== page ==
Determinants, Area, and Barycentric Coordinates
Let the vertices of ΔABC have coordinates
which can also be written as
(1) |
Determinants are introduced in Linear Algebra and are mostly used for solving linear equations. No one likes Cramer's rule, and there are much simpler ways to solve a system of linear equations. However, there is nothing like determinants to compress long expressions into a very concise form. I'll need just the linearity property of determinants. Using boldface to denote whole columns of a determinant, linearity means that
(2) | | ka + mb c d | = k | a c d | + m | b c d | |
A determinant with two equal columns is zero which is only a very particular case of a much more general statement. Returning to the triangle ABC, let there be three points K_{1}, K_{2}, and K_{3} in the interior of ΔABC. I want to express the area of ΔK_{1}K_{2}K_{3} in terms of area(ΔABC).
Let the barycentric coordinates of the three points (u_{1}, v_{1}, w_{1}), (u_{2}, v_{2}, w_{2}), and (u_{3}, v_{3}, w_{3}) normalized so that, for
(*) | u_{i} + v_{i} + w_{i} = 1. |
Then, for
K_{i} = (u_{i}x_{A} + v_{i}x_{B} + w_{i}x_{C}, u_{i}y_{A} + v_{i}y_{B} + w_{i}y_{C})
Use now (1) to express the area of ΔK_{1}K_{2}K_{3} as a determinant. Apply repeatedly the properties of determinants to obtain the following nice formula
(3) |
Although (3) has been derived under the condition (*), the determinant in (3) is zero or not for all equivalent representations of the three points in the barycentric coordinates. The area of the triangle K_{1}K_{2}K_{3} is 0 iff the three points are collinear, i.e., all lie on the same straight line. For a generic point
(4) |
which is an equation of a straight line through two points in barycentric coordinates, that need not satisfy (*). Thus a straight line in the barycentric coordinates is given by a linear homogeneous equation
With the tools we now possess we can solve an interesting problem:
Given a point K inside a ΔABC, let E, D, F be the feet of the cevains through K on BC, AC, AB. Determine K such that the area of triangle DEF is as large as possible. (Solution)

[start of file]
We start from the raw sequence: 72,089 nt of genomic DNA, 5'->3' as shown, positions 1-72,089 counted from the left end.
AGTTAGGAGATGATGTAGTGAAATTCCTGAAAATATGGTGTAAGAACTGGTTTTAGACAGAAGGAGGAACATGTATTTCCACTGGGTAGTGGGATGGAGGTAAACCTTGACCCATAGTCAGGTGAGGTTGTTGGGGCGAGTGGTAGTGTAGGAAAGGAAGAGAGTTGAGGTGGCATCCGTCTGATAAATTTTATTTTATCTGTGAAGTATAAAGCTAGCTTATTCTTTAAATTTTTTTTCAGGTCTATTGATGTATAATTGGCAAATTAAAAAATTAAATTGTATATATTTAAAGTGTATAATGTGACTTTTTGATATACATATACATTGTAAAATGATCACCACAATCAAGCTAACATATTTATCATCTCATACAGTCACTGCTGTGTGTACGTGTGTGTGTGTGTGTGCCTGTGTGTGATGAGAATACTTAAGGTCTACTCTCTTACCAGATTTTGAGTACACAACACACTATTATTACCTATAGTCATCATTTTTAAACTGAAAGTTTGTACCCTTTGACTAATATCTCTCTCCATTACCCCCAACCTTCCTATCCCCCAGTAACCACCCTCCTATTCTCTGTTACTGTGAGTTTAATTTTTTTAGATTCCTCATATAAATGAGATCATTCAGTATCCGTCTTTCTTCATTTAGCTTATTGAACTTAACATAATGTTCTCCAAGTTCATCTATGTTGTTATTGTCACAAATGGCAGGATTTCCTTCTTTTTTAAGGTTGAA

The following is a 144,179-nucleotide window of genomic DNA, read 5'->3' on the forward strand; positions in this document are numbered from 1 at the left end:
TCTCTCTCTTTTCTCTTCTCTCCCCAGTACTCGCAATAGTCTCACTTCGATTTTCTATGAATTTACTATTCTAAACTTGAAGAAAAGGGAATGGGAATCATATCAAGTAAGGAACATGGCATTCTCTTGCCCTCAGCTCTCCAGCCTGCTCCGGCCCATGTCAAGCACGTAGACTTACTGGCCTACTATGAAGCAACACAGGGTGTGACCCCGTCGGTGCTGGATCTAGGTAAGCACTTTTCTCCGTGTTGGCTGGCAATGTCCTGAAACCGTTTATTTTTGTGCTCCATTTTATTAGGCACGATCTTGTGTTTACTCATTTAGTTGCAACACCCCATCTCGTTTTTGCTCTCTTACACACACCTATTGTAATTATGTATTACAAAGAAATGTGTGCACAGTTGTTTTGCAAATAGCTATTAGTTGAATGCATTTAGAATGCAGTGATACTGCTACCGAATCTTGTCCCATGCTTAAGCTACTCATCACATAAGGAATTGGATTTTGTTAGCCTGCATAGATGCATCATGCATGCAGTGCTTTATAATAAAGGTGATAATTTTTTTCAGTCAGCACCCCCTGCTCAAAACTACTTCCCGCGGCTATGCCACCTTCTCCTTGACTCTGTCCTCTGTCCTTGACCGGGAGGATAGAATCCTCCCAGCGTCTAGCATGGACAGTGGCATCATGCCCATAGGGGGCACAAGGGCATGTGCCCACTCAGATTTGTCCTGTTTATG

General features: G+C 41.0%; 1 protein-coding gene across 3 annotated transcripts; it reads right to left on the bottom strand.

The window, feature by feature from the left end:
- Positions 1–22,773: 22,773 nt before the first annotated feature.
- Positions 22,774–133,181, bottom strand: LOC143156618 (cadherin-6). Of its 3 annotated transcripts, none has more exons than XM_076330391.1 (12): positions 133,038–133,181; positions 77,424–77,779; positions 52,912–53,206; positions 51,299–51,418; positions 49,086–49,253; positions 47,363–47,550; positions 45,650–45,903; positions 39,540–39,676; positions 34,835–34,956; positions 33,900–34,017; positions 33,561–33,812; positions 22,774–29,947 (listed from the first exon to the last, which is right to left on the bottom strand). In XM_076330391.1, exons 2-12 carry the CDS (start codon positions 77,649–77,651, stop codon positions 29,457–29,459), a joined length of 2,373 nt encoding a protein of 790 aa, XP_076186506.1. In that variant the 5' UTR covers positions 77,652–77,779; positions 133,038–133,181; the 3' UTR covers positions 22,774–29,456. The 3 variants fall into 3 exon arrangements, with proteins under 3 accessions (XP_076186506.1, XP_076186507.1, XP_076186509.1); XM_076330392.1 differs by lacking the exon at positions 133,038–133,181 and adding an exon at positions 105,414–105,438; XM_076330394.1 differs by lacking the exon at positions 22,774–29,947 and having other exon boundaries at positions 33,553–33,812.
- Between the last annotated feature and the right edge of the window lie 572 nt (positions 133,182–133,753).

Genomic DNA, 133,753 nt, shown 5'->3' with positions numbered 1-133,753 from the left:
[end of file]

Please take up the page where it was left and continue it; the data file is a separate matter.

Note that (4) supplies an algebraic proof of Menelaus' theorem. Indeed, assume there are three points A', B', C' on the sides of triangle ABC. In the barycentric coordinates the points can be written as
(5) |
A' = (0, v_{1}, w_{1}), B' = (u_{2}, 0, w_{2}), and C' = (u_{3}, v_{3}, 0). |
The corresponding determinant evaluates to
u_{3}· v_{1}· w_{2} + u_{2}· v_{3}· w_{1}. |
The three points are collinear iff the determinant is 0, which is equivalent to
u_{3}/u_{2}· v_{1}/v_{3}· w_{2}/w_{1} = -1. |
We can also prove a generalization of Ceva's theorem due to E. J. Routh (1896).
For simplicity, in (5), I'll use a somewhat different form of the barycentric coordinates:
(5') |
A' = (0, 1, λ), B' = (μ, 0, 1), and C' = (1, ν, 0). |
This is always possible. Note that the points A', B', C' are located on the side lines BC, AC and AB, respectively. In general, the three lines AA', BB' and CC' form a triangle whose area is established by Routh's theorem. The area of that triangle vanishes iff the three lines are concurrent which, as we shall see shortly, leads to Ceva's theorem.
In the barycentric coordinates (u, v, w) the lines AA', BB' and CC' have equations (see (4)):
AA': λv = w,
BB': μw = u
CC': νu = v.
Further, the lines AA' and BB' intersect in point
Theorem
If three points A'(0, 1, λ), B'(μ, 0, 1), C'(1, ν, 0) are selected on the sides BC, AC, and AB of triangle ABC of unit area. Then the area of the triangle formed by the three lines AA', BB', CC' is given by
(6) | (λμν - 1)^{2} / (μ + μν + 1)(1 + ν + λν)(λμ + 1 + λ). |
Ceva's theorem is an immediate consequence of (6).
Formula (6) helps us verify a more specialized result where
In passing, the area of triangle A'B'C' relative to that of ABC is given by
(7) | (λμν + 1) / (λ + 1)(μ + 1)(ν + 1). |
The latter formula implies Menelaus' theorem.
References
- G. Chang and Th. W. Sederberg, Over And Over Again, MAA 1997
- H. S. M. Coxeter, Introduction to Geometry, John Wiley & Sons, 1961
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Solution
From the definition, points D, E, and F have the following barycentric coordinates:
D(0, r_{a}/(r_{a}+1), 1/(r_{a}+1)),
E(1/(r_{b}+1), 0, r_{b}/(r_{b}+1)), and
F(r_{c}/(r_{c}+1), 1/(r_{c}+1), 0).
The determinant in (3) appears as
(11) |
which we should maximize subject to r_{a}r_{b}r_{c}=1. This is the same as minimizing
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